She found him first, however. He felt and heard her wings buzzing by his ear. His hand instinctively swung up to swat at her like he would with a mosquito or house fly, and he only just barely managed to stop his blow before it was too late. He turned, but she was already gone. He turned the other way, and didn’t see her. He felt a tickle in his hair, then a sharp pain as she pulled on the bunch of hair she’d grabbed. Again, his hand shot toward his head seemingly of its own volition, meaning to swat the nuisance. It was a very hard-wired response apparently. Again, Robbie only barely managed to stop himself from crushing the pretty little fairy. He didn’t want to destroy her, he wanted to know her if that was at all possible. Crushing and killing was what other little boys did when they encountered new things. Skyler might respond that way, but Robbie refused to.
He spun around, trying to get the fairy in sight, but again she was way ahead of him. There was nothing but empty air. Robbie spun around further, 180 degrees, then 360. He looked up and down, searching for a glimpse of his fairy, but to no avail. At last, he decided that he had to admit defeat. His attempt to get the fairy was a failure. He was going to have to let her get him, and maybe, in so doing, come to him. He sat down on the rock, and waited.
He felt a small pinch on his back, then another on his shoulder. Several more small pinches, punches, and kicks. None of it was painful at all. He’d seen Brinlee plucking her eyebrows the other day, and she’d plucked one of his eyebrow hairs to show him what it was like. That pain had been at least ten times worse than anything this fairy had done to him. She was as small as an insect, and had nothing like a stinger to cause damage with.
Then she proved him wrong when she bit his ear. Robbie leaped to his feet.
“Oww,” he shouted. That had actually hurt. It might be enough to compete with a bee sting. He slowly brought his hand to his ear to rub it. Gently, he probed the side of his head to be certain that the fairy wasn’t still there. He didn’t want to crush her when he massaged the bite. Finding her to be fled from the area, he rubbed at his ear. When he pulled his hand away, he saw a speck of blood. It was just a tiny speck, but still, the fairy could apparently do more damage than he’d originally thought. How could he win her over, show her that he was a friend and that their introduction was just a misunderstanding?
He looked about him, searching for the fairy. Several fairies zoomed here and there, but they were purple-skinned or red-skinned, not blue-green like his fairy. Where had she gone? Maybe she’d satisfied her lust for vengeance with the ear bite, and had flown away. He certainly hoped not. Despite the way she had greeted him, he liked her. She was beautiful and magnificent. The other fairies were nice, but she was just something more. Maybe it was just that he had interacted with her and not with any others, he wasn’t sure, but he just wanted to know her more. He was hoping there was some way to communicate with her.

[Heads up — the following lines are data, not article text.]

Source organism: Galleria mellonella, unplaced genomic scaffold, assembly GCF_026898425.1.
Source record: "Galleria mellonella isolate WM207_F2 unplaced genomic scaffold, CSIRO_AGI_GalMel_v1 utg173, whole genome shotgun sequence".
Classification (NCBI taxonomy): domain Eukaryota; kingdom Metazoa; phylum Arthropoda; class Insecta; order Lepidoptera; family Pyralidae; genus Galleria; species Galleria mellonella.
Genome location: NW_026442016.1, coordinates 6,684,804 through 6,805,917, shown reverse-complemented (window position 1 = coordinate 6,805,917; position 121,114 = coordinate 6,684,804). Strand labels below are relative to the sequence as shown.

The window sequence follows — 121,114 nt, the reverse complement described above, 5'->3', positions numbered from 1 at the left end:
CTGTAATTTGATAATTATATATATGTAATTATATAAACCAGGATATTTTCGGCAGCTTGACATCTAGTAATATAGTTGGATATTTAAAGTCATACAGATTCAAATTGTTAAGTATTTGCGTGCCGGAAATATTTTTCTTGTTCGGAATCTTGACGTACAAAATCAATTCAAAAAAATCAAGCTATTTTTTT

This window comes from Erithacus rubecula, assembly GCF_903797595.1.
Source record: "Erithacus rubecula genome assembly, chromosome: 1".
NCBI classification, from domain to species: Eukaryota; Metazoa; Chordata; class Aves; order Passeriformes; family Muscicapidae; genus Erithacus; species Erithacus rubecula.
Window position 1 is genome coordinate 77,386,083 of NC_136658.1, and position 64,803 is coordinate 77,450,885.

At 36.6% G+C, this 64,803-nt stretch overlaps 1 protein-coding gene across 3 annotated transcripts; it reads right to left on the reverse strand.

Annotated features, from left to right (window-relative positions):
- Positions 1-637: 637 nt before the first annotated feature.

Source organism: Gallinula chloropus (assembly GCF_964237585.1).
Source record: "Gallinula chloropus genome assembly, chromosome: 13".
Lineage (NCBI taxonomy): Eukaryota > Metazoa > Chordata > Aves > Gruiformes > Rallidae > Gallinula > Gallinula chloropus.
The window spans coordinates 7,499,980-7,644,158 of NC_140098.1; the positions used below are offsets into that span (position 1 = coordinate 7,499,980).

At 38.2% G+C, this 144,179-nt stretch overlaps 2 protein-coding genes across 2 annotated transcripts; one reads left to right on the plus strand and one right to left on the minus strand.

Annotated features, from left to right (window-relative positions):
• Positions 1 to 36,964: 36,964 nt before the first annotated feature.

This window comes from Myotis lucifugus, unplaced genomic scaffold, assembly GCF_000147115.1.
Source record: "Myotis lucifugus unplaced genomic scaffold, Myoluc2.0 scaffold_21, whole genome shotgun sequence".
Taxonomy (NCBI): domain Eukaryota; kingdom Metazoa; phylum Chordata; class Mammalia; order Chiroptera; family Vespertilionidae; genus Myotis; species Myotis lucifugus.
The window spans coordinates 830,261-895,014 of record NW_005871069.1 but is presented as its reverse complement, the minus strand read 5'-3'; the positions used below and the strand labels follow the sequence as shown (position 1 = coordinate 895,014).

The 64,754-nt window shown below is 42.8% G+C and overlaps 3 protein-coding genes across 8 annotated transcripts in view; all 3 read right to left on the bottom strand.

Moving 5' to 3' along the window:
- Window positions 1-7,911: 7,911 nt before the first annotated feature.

At last he spied where she’d gone. Across the pond and several feet above his head, she hovered among the leaves of the willow, watching him. Robbie made his way around the water carefully. He walked very slow, feeling his way across the uneven, rocky ground with his feet, while never taking his eyes off his fairy. Eventually, he arrived beneath her, and raised his open palm to her, inviting her to settle there. She merely looked at it disdainfully, and continued hovering high above.
Robbie didn’t give up, he held his hand to her until his muscles could no longer bear it. He lowered his hand, but immediately replaced it with his other hand. Then, when that hand could no longer bear it, he replaced it with his other, now rested, hand. He did this so many times that he lost count, but he was pretty sure it was upwards of a dozen. The whole time, he smiled pleasantly, hoping that fairies, since they were at least similar to human beings in shape, knew what a smile was supposed to signify.
He began calling her soothingly, speaking as if he were trying to calm a skittish animal. “Come on, don’t worry. I’m not going to hurt you. I want to be your friend.” It seemed to make no difference. He wondered if it would backfire. Once, he’d encountered a doe in the woods while out playing. He’d tried to coax it to come to him, but the sound of his soft voice had only served to put the animal more on edge, and eventually sent it running away. He definitely didn’t want a repeat of that performance.
“Hi,” he said, “you remember me, right? I was the one you bit the other day. That whole thing with the butterfly net was just an accident. I didn’t know you were a fairy. I just thought you were a bug. But now I see. Now I know. Are you willing to give me a chance? I’m actually nice. I swear I am.”